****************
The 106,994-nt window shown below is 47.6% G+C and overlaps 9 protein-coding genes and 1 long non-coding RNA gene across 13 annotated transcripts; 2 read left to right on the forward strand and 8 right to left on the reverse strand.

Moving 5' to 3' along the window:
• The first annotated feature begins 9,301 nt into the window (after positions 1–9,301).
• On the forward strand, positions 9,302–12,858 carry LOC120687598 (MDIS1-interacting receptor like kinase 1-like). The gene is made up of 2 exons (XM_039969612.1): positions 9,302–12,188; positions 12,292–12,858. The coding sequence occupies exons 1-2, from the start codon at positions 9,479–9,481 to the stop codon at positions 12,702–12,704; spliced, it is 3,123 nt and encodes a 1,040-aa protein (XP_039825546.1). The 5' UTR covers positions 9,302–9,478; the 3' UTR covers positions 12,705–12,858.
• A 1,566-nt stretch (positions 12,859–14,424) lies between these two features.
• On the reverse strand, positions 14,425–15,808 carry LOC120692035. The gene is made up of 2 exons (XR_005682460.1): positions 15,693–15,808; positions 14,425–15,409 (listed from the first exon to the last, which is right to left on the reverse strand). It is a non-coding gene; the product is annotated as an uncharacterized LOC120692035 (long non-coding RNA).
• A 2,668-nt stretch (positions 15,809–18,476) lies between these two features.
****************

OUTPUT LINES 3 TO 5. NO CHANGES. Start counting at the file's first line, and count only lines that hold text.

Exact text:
• The first annotated feature begins 9,301 nt into the window (after positions 1–9,301).
• On the forward strand, positions 9,302–12,858 carry LOC120687598 (MDIS1-interacting receptor like kinase 1-like). The gene is made up of 2 exons (XM_039969612.1): positions 9,302–12,188; positions 12,292–12,858. The coding sequence occupies exons 1-2, from the start codon at positions 9,479–9,481 to the stop codon at positions 12,702–12,704; spliced, it is 3,123 nt and encodes a 1,040-aa protein (XP_039825546.1). The 5' UTR covers positions 9,302–9,478; the 3' UTR covers positions 12,705–12,858.
• A 1,566-nt stretch (positions 12,859–14,424) lies between these two features.